Sony Music Files Copyright Infringement Suit Against Fitness-Apparel Company Gymshark

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Sony Music Entertainment has filed a firmly worded lawsuit against Solihull, England-headquartered fitness-apparel company Gymshark.

The Big Three record label – along with Sony Music Entertainment US Latin, Zomba Recording, the defunct LaFace Records (the catalog of which is handled by RCA), Arista Records, and others – just recently submitted the roughly 20-page-long complaint to a California federal court. DMN obtained an exclusive copy of the straightforward action, which accuses the defendant of direct, contributory, and vicarious copyright infringement.

The nine-year-old fitness-apparel business “has achieved its success by infringing sound recordings and musical compositions belonging to a number of different content owners…on a massive scale,” the document relays at the outset, with the purported infringement having occurred largely in social-media adverts, according to the plaintiffs.

“While these social media ‘commercials’ have been instrumental to Gymshark’s success, Gymshark has not paid for the privilege to use the sound recordings that are featured in them,” the text proceeds. “Gymshark has misappropriated hundreds of the most popular and valuable sound recordings in the market, using those creative works to drive massive sales.”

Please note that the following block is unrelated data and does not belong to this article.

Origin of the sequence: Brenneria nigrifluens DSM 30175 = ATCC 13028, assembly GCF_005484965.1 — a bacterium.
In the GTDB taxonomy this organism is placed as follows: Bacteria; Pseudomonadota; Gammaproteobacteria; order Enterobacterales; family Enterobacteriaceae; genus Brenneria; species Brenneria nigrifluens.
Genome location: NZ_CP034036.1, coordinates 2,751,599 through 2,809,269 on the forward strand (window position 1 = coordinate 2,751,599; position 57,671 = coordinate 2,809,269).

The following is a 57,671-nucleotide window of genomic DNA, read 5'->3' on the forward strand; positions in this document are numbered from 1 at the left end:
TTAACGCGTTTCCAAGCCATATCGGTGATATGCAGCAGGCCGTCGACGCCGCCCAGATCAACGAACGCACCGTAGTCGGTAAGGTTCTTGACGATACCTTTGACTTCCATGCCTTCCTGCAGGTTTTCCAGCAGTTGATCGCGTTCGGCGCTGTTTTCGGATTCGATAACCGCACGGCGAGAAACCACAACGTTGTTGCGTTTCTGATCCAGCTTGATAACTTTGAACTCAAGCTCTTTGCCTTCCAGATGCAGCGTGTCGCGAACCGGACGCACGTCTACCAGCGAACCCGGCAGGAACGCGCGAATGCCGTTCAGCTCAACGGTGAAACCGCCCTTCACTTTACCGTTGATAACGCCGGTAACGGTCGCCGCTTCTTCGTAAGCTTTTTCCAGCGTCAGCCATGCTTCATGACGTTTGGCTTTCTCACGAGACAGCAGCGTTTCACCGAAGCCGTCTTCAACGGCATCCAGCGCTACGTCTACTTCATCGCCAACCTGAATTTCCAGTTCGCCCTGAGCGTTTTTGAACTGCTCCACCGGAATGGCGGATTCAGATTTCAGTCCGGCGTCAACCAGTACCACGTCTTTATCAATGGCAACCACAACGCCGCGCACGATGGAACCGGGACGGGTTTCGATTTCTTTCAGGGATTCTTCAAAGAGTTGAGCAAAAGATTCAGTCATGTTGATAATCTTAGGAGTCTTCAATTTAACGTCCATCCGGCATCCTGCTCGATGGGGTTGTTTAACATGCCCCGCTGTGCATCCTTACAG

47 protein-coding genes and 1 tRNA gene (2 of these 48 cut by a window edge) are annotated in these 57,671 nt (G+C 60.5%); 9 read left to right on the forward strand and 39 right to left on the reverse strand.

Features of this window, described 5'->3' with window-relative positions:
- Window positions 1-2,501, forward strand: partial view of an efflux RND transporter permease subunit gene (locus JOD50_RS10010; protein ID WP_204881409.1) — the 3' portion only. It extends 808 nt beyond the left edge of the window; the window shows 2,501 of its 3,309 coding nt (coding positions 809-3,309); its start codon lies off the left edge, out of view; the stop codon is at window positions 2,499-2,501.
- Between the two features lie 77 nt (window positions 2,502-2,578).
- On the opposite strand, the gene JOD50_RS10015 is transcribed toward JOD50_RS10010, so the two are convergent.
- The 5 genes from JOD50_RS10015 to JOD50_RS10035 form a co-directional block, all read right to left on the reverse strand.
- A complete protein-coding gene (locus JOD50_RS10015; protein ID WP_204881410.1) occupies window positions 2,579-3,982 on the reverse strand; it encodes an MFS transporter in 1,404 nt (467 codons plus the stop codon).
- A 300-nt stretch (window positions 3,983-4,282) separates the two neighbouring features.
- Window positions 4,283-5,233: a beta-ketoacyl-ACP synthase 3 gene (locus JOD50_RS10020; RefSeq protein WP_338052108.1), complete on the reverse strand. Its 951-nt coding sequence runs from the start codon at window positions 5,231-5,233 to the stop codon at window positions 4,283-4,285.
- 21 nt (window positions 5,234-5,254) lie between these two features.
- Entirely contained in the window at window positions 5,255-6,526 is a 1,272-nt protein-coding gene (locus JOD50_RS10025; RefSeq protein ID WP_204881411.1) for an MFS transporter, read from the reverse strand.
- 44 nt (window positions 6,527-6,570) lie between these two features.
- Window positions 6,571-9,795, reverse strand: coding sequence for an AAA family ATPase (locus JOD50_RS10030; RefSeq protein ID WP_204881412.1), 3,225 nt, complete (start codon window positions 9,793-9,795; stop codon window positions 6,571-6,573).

Gymshark, which began as a supplement company, has specifically utilized works from high-profile SME creators including Britney Spears, Beyonce, Harry Styles, Usher, Travis Scott, and The Chainsmokers, the document continues, before making a point of mentioning the Big Three record label’s professional relationship with Peloton.

From there, acknowledging that Gymshark creates some of these videos itself and compensates third-party influencers to create others, the plaintiffs state that the promotional clips “often actively integrate the sound recordings,” including when actors lip-sync a portion of the lyrics before beginning to show off the apparel at hand.

Similarly, the text emphasizes that the nearly $1.5 billion company – which reportedly generated $330 million in 2020 – pays certain influencers substantial sums and crafts adverts “with professional grade technologies…similar to a traditional television commercial for athleticwear.”

Additionally, a Gymshark employee purportedly approached SME in late 2020 to secure a license for a track on social media – thereby demonstrating “Gymshark’s awareness that a license was required” – but the talks fell through, and the song nevertheless made its way into an ad spot, the plaintiffs claim.

At the time of this piece’s publishing, Gymshark – 21 percent of which belongs to General Atlantic, following an August of 2020 deal – didn’t appear to have commented publicly on the lawsuit from Sony Music Entertainment. About 12 days back, the major label itself (along with Chris Brown) was named in a copyright infringement lawsuit, and dozens of former SME Australia employees are reportedly considering filing a class-action complaint against the company.